Glycomics Program – University of Copenhagen

Forward this page to a friend Resize Print Bookmark and Share

Department of Cellular and Molecular Medicine > Research > Research Programs > Glycomics Program

Glycomics Program

Tn-MUC1 in colonic cancer cell

Vision: to understand how glycans impinge on the biology of cells during tissue formation, inflammation, immunity and cancer growth, and how this can be exploited for early detection and treatment of disease.

Research focus: The glycome is considered the third language of life after the genome and the proteome. It comprises the myriad of sugars, also known as the complex carbohydrates, which cover the surface of our proteins and cells. Complex carbohydrates are essential for fundamental cellular functions, and changes to the glycome are often correlated with increased susceptibility to infection, metabolic disease and cancer. Additionally, hereditary defects in the glycome can cause a wide variety of symptoms such as cognitive impairment and developmental disability.

Copenhagen Center for Glycomics aims understand how changes in the glycome can cause or predict disease. Precise gene editing technologies such as ZFNs, TALENs and CRISPR/CAS9 are applied to regulate the expression of genes, which encode glycome-producing enzymes, and an array of advanced technologies are used to characterize the phenotype of the genetically modified cells.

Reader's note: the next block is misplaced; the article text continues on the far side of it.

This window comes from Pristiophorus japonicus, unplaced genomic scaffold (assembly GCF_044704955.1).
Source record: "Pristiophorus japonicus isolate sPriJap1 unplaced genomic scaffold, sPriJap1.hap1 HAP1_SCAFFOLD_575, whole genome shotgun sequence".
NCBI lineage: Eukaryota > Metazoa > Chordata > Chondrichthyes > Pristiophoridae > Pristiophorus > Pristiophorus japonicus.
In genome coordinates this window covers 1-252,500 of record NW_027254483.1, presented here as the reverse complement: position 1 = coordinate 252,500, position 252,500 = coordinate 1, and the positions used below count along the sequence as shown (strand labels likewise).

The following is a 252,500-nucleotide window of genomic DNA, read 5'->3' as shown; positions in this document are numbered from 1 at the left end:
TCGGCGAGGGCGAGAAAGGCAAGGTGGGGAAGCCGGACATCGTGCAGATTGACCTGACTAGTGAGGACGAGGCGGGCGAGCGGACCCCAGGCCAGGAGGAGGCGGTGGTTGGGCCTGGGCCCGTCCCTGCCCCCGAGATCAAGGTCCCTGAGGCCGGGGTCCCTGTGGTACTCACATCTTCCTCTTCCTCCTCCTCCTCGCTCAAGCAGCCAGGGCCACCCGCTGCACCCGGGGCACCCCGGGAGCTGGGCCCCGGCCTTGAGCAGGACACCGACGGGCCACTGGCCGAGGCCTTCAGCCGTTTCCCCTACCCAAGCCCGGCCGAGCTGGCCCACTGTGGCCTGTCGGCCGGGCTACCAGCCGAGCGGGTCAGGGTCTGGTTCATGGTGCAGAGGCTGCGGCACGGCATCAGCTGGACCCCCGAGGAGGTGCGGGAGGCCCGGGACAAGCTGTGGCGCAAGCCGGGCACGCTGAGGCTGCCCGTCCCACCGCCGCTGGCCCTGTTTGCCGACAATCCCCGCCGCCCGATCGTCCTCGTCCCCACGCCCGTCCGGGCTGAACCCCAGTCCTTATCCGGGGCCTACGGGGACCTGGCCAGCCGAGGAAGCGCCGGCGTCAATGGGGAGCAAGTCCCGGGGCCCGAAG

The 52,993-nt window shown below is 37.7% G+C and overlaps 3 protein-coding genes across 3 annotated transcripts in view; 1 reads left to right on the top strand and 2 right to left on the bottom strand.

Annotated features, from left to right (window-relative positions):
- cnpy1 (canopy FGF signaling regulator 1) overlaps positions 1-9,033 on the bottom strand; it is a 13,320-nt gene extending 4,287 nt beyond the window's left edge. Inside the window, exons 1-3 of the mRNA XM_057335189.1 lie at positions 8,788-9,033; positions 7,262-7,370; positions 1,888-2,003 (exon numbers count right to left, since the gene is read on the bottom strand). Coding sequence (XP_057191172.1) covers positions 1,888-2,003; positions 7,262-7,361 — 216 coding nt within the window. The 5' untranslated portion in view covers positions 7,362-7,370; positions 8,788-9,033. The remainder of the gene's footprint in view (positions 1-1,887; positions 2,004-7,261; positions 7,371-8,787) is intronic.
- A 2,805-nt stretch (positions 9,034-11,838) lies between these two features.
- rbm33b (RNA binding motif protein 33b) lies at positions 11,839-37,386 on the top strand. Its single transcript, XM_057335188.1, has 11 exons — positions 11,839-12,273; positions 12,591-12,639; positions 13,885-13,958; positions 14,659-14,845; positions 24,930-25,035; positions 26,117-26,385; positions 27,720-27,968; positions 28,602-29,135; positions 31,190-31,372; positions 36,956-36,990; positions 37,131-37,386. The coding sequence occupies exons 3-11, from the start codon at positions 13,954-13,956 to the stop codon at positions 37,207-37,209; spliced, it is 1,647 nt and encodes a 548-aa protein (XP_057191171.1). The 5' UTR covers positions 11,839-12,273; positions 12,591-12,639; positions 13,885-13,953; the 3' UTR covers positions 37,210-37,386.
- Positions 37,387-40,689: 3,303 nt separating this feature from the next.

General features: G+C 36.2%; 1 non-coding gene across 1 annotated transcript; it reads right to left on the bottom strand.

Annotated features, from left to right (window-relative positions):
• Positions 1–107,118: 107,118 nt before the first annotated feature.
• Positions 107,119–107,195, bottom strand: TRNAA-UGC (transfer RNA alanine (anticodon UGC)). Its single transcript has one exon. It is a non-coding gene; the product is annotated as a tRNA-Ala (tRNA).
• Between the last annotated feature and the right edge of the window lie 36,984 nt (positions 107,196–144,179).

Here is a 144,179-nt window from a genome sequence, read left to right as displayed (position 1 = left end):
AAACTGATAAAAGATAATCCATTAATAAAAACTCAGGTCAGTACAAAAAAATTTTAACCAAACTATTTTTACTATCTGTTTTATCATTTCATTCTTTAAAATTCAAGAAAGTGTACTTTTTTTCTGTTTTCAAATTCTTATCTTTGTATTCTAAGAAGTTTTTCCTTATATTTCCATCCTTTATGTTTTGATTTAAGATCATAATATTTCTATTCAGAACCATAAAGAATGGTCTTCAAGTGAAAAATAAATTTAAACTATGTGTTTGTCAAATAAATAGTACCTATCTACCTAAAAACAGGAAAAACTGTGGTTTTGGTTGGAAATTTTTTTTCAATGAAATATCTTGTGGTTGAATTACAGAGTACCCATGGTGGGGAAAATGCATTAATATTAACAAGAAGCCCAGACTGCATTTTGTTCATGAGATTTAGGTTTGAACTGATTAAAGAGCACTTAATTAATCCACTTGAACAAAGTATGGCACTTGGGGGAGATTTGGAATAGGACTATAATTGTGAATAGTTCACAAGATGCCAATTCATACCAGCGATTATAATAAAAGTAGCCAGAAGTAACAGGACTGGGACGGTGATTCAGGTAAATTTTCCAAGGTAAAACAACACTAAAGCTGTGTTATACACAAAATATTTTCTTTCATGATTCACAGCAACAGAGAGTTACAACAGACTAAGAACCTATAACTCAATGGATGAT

Two strategic approaches have been developed to interrogate the functions of the glycome:

The SimpleCell strategy entails a systematic reduction of the complexity of the glycome by genetically simplifying the glycosylation in cells. The glycomes and glycoproteomes of modified cells are then mapped by mass spectrometry. This strategy has been successful in discovering new functions of glycosylation in diseases, and has even lead to discovery of new types of protein glycosylation.

The GlyMAP strategy uses a glycogenome approach to study the glycome by addressing all genes involved in glycosylation. Population exome data is explored for potential common deleterious glycogenes, and candidates are functionally validated for disease discovery.

Faculty
Clausen, Henrik  Professor 
Wandall, Hans H.   Professor
Vakhrushev, Sergey  Associate Professor
Halim, Adnan Assistant Professor
Joshi, Hiren Assistant Professor
Mao, Yang  Assistant Professor
Narimatsu, Yoshiki  Assistant Professor
Schjoldager, Katrine  Assistant Professor
Yang, Zhang Assistant Professor
Yuan, Yanqiu  Assistant Professor